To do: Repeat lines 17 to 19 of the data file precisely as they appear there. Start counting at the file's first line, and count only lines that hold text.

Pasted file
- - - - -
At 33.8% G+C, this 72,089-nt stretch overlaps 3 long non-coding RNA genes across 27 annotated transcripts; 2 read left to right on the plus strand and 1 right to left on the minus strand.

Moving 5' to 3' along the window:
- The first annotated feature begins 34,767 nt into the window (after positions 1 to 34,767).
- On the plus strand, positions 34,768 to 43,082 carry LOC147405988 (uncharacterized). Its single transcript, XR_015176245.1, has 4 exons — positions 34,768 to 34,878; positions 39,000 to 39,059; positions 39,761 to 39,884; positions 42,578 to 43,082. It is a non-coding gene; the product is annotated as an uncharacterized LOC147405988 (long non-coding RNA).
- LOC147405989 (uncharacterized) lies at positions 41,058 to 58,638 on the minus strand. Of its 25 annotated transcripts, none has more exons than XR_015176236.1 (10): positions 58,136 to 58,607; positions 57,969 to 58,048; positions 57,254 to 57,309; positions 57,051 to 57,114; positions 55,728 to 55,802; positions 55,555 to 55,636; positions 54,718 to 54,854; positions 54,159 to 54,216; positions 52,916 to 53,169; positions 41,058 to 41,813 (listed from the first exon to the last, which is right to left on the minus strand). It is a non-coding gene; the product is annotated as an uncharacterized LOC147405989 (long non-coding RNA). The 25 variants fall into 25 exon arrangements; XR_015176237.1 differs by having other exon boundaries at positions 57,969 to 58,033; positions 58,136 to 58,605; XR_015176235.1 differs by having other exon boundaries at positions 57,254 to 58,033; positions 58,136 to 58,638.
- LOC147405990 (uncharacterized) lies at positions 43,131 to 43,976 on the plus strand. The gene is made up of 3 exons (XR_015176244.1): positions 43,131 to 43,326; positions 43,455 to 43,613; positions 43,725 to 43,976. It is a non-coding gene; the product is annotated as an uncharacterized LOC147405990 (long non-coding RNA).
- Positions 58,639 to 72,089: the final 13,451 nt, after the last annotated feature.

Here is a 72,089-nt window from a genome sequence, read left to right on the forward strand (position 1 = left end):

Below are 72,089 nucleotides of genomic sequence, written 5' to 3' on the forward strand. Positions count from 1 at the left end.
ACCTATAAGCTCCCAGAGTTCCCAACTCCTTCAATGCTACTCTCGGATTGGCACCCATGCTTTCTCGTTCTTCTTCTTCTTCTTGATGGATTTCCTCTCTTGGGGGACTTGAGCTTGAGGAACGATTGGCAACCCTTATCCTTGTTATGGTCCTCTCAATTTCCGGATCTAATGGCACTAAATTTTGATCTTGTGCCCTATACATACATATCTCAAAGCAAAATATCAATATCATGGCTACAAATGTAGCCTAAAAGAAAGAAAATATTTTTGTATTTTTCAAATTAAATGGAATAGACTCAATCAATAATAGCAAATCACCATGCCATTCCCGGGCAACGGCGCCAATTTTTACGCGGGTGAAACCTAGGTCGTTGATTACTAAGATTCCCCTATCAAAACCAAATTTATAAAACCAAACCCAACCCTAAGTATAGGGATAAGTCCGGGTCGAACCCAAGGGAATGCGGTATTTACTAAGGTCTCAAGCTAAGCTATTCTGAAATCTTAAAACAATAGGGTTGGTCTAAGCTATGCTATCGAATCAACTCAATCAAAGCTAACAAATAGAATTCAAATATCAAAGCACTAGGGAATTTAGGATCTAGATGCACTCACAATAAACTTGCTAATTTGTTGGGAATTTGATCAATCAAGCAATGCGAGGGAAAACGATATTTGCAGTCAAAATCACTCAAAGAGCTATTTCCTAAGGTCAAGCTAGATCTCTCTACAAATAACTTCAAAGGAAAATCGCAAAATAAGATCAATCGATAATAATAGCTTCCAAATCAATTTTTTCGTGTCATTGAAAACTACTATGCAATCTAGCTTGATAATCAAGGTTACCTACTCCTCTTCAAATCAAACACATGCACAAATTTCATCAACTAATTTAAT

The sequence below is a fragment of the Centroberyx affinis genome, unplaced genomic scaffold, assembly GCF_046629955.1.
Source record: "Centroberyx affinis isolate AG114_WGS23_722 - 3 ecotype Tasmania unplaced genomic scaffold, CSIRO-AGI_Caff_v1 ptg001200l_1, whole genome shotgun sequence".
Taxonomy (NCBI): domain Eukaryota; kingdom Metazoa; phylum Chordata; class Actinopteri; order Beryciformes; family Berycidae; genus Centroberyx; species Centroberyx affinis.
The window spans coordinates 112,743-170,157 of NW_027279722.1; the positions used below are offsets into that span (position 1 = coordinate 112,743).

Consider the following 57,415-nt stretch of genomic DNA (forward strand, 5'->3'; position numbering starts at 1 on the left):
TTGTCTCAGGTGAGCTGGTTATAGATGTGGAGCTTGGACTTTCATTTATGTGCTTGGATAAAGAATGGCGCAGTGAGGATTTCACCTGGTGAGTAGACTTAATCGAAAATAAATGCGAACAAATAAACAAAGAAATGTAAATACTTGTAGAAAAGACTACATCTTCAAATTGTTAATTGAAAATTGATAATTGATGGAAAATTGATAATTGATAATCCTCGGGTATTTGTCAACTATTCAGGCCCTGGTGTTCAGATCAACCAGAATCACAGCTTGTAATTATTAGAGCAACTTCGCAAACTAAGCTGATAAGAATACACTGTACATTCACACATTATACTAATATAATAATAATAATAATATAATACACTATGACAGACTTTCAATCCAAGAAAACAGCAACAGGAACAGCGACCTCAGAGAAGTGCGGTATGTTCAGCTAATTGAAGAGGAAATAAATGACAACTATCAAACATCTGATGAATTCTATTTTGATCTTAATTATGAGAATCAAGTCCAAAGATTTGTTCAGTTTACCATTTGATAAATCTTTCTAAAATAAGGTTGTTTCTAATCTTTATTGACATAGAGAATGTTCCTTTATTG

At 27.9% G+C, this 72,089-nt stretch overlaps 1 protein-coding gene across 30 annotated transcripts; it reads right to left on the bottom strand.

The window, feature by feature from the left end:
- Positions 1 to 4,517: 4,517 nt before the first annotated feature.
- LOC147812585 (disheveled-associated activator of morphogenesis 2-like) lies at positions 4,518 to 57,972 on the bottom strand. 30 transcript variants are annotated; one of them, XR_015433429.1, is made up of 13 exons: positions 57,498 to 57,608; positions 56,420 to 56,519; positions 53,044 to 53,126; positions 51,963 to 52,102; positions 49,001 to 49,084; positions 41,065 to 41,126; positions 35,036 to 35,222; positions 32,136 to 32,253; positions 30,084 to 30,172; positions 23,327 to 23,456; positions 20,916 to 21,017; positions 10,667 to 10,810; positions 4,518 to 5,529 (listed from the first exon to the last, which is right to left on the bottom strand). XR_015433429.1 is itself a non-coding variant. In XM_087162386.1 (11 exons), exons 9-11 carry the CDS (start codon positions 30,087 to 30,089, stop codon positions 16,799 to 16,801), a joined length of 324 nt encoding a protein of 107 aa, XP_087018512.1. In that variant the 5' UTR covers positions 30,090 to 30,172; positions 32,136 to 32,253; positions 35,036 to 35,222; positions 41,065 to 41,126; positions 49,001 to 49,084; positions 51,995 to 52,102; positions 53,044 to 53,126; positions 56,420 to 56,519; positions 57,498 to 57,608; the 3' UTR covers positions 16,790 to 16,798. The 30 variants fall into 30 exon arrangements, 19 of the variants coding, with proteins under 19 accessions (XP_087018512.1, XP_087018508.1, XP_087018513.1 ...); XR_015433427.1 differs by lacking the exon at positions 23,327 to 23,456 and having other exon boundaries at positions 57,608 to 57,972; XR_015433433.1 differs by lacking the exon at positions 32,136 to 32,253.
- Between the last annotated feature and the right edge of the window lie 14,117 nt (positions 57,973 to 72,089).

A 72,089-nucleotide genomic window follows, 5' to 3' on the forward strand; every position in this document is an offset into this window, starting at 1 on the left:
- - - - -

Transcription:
At 27.9% G+C, this 72,089-nt stretch overlaps 1 protein-coding gene across 30 annotated transcripts; it reads right to left on the bottom strand.

The window, feature by feature from the left end:
- Positions 1 to 4,517: 4,517 nt before the first annotated feature.